Top Takeaways From Bloomberg's Investigation of YouTube
(Bloomberg) -- Bloomberg investigated how YouTube let objectionable videos flourish on the service. Here are some of the key takeaways.
1 - Susan Wojcicki and other YouTube executives were either unable or unwilling to act on internal warnings about extreme and misleading videos because they were too focused on increasing viewing time and other measures of engagement. Wojcicki would “never put her fingers on the scale,” according to one person who worked for her.
2 - When Wojcicki took over YouTube in 2014, she embraced a target of one billion hours of daily watch time. The service hit that goal in October 2016.
3 - A privacy engineer at Google suggested to YouTube’s policy chief that videos deemed “close to the line” of the takedown policy should be removed from recommendations. The proposal was turned down and YouTube doubled down on an AI-powered strategy to use recommendations to keep people watching.
4 - After Donald Trump won the U.S. presidential election in 2016, Wojcicki convened a meeting in which one employee fretted about YouTube’s most popular election-related videos being dominated by extreme publishers like Breitbart News and Infowars. The episode sparked widespread conversation but no immediate policy changes by YouTube.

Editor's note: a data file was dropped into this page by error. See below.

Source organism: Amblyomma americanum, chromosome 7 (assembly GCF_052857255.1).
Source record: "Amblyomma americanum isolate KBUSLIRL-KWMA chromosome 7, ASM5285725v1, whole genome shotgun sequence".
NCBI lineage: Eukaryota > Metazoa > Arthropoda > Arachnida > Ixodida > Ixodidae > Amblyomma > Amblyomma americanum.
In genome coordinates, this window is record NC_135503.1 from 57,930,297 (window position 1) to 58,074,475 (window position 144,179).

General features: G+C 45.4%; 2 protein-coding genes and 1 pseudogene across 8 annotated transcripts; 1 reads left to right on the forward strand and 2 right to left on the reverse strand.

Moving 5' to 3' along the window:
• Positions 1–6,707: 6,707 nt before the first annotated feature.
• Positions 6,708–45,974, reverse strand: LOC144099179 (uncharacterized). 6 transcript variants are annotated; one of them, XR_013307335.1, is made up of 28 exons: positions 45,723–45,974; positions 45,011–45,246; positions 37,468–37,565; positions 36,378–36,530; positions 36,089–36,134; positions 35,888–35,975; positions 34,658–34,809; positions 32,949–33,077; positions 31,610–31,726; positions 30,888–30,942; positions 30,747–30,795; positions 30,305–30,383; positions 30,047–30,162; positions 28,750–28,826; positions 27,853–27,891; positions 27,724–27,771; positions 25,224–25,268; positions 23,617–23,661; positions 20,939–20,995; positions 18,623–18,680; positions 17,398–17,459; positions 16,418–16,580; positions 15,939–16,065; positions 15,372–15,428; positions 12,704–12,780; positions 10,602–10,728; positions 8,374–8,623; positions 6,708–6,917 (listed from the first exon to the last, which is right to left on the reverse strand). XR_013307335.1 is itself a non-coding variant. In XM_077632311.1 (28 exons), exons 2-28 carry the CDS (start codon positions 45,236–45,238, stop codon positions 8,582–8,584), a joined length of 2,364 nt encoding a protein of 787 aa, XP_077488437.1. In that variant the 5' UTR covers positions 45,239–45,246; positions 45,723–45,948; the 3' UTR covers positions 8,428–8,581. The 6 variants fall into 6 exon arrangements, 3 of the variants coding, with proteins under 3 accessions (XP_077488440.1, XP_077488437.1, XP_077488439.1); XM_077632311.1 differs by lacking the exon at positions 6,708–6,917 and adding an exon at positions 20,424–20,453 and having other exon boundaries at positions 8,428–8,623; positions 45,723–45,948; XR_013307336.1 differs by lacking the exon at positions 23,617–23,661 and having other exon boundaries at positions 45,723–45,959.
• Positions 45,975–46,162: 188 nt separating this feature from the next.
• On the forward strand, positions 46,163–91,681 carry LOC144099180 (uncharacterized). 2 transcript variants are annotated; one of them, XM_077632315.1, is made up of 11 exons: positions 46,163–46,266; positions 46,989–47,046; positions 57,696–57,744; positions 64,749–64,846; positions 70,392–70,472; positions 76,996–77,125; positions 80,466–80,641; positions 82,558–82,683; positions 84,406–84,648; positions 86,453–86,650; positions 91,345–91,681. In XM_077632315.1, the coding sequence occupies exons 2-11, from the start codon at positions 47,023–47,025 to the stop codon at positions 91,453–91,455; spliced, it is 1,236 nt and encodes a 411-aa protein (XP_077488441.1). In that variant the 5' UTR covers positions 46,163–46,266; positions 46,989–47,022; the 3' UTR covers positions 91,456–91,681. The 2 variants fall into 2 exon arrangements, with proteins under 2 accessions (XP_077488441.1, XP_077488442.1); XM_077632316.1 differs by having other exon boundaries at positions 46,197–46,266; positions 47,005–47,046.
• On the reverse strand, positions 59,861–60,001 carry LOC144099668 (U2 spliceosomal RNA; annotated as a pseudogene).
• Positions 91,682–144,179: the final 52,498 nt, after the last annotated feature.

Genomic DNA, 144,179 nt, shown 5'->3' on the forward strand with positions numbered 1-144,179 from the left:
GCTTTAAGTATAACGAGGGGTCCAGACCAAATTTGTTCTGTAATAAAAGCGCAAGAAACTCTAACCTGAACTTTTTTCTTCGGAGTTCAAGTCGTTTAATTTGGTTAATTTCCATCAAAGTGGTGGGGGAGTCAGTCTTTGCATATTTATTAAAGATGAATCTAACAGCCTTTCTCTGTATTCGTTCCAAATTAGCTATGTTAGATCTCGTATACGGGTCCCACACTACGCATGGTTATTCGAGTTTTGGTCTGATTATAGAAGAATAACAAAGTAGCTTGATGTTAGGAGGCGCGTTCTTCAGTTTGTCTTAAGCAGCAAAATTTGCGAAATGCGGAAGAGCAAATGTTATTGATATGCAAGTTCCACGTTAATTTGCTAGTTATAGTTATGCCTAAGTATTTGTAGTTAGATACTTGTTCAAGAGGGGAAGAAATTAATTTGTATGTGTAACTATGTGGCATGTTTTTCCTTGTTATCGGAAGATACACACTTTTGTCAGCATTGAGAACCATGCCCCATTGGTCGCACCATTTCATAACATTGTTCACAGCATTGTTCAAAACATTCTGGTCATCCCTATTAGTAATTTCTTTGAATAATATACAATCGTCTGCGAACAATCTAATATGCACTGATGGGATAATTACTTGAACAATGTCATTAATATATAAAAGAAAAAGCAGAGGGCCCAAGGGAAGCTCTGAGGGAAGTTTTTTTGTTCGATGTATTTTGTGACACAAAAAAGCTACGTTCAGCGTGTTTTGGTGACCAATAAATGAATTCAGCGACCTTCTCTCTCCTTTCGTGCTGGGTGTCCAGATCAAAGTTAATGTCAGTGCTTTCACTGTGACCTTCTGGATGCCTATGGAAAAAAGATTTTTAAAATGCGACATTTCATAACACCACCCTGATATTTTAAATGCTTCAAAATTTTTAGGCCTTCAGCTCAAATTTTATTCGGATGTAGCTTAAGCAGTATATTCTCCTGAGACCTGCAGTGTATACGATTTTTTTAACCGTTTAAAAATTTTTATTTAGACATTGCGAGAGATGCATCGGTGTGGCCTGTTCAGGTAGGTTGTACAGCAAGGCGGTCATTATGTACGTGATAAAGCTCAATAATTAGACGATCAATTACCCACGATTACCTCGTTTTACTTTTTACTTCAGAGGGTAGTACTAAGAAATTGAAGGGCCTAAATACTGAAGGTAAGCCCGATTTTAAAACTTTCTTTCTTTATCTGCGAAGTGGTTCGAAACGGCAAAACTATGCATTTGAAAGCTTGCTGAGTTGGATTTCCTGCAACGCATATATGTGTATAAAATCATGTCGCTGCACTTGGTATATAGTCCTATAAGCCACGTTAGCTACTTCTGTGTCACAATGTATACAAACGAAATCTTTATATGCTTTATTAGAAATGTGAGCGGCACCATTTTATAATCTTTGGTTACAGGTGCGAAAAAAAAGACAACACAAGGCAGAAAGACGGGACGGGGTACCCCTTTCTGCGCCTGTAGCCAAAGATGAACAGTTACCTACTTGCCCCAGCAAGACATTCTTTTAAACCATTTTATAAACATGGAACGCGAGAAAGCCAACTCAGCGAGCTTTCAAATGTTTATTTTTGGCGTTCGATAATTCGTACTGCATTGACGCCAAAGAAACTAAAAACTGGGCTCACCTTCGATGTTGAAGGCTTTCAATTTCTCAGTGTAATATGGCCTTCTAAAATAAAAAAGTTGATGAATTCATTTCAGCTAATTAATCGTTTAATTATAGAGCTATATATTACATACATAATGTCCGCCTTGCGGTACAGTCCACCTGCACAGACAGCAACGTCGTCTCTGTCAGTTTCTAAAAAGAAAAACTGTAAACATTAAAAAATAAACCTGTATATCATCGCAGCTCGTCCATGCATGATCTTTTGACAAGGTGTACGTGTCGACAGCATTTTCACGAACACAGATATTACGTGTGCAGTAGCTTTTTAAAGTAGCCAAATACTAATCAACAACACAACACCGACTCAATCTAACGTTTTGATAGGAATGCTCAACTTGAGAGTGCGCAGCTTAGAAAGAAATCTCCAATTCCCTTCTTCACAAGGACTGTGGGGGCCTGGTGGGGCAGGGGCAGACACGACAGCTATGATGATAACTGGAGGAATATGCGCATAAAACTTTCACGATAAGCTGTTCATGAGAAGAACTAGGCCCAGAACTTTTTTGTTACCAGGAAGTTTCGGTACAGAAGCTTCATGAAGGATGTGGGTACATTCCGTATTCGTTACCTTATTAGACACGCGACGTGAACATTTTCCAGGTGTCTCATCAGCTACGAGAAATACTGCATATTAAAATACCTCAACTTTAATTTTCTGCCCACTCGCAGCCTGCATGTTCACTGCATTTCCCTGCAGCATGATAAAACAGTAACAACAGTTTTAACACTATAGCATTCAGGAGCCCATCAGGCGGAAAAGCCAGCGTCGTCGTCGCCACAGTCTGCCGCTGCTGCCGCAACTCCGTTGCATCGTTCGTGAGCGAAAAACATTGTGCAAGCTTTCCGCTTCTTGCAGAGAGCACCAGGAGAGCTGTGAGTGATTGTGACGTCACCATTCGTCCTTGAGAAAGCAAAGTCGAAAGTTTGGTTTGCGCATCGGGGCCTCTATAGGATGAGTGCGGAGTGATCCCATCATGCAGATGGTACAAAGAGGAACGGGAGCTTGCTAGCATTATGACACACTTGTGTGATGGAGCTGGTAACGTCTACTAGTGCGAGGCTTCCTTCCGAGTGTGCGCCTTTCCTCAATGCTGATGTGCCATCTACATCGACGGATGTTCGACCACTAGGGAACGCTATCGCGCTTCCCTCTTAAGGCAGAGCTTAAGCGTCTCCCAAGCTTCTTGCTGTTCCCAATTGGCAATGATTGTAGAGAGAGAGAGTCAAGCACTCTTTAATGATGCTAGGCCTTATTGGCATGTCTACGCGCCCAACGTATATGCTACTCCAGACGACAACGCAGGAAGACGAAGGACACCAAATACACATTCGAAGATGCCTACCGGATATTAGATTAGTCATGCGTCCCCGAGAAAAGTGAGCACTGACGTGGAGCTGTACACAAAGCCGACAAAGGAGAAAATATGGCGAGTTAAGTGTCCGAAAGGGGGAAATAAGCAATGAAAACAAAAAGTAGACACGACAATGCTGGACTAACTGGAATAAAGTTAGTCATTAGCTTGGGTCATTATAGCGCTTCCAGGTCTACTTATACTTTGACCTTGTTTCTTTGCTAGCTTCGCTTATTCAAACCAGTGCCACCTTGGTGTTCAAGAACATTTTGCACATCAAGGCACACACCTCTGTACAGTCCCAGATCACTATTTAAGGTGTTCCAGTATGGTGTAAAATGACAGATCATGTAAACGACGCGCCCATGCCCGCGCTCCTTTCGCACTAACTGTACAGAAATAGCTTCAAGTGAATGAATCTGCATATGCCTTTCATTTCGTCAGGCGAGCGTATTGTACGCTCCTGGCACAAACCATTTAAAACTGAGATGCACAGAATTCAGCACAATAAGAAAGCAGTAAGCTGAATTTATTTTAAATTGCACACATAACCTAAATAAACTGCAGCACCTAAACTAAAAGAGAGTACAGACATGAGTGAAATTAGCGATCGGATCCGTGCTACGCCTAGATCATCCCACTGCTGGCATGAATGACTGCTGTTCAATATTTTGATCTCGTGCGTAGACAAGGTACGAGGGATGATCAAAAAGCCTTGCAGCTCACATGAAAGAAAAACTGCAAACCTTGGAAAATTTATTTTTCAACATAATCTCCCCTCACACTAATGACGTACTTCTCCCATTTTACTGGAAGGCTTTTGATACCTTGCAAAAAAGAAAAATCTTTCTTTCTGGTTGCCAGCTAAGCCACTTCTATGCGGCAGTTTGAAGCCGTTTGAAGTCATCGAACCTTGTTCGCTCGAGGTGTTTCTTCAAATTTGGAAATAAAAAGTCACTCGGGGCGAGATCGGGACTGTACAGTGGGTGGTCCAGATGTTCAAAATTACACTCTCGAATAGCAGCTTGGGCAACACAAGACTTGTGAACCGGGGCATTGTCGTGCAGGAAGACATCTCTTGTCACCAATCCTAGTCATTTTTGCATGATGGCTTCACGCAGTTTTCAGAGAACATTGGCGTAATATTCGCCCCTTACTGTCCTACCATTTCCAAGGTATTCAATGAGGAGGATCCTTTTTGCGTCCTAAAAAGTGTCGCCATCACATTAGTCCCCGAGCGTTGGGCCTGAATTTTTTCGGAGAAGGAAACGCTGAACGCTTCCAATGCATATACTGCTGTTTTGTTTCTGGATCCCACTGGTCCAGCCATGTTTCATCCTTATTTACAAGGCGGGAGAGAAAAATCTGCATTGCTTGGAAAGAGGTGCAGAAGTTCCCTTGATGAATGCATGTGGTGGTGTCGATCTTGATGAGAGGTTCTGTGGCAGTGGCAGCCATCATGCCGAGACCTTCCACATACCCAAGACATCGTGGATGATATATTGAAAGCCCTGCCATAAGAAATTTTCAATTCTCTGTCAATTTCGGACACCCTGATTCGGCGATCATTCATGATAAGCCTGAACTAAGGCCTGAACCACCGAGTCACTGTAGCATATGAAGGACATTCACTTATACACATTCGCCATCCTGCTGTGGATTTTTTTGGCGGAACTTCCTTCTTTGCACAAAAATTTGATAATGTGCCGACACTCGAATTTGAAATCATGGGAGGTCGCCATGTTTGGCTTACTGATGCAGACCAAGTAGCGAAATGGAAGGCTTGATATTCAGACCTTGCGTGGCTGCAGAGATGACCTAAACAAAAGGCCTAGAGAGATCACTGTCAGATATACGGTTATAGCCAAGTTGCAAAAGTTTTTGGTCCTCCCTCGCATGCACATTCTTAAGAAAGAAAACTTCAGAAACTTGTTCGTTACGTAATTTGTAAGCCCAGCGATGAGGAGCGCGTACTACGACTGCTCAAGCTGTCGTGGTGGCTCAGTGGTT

5 - In the fall of 2017, Wojcicki pitched a radical overhaul of YouTube to Google CEO Sundar Pichai. The changes could have inadvertently rewarded video creators that thrived on outrage, such as Alex Jones. Pichai rejected the plan.
6 - YouTube recently replaced engagement with "responsible growth" as its core metric. But the company has yet to explain publicly what that metric entails and how it will affect its business.
7 - YouTube dissuaded staff from being proactive. Lawyers advised employees not assigned to handle moderation to avoid searching on their own for questionable videos.
8 - In early 2018, an employee created a new YouTube category the “alt-right.” Based on internal engagement data, this ranked as one of the most popular categories, along with music, sports and gaming.
9 - Exclusive data from Moonshot CVE, a London research firm, shows that less than 20 YouTube channels pushing anti-vaccination theories built an audience of more than 170 million people over a decade. YouTube recommended those viewers more conspiracies in the last year.
©2019 Bloomberg L.P.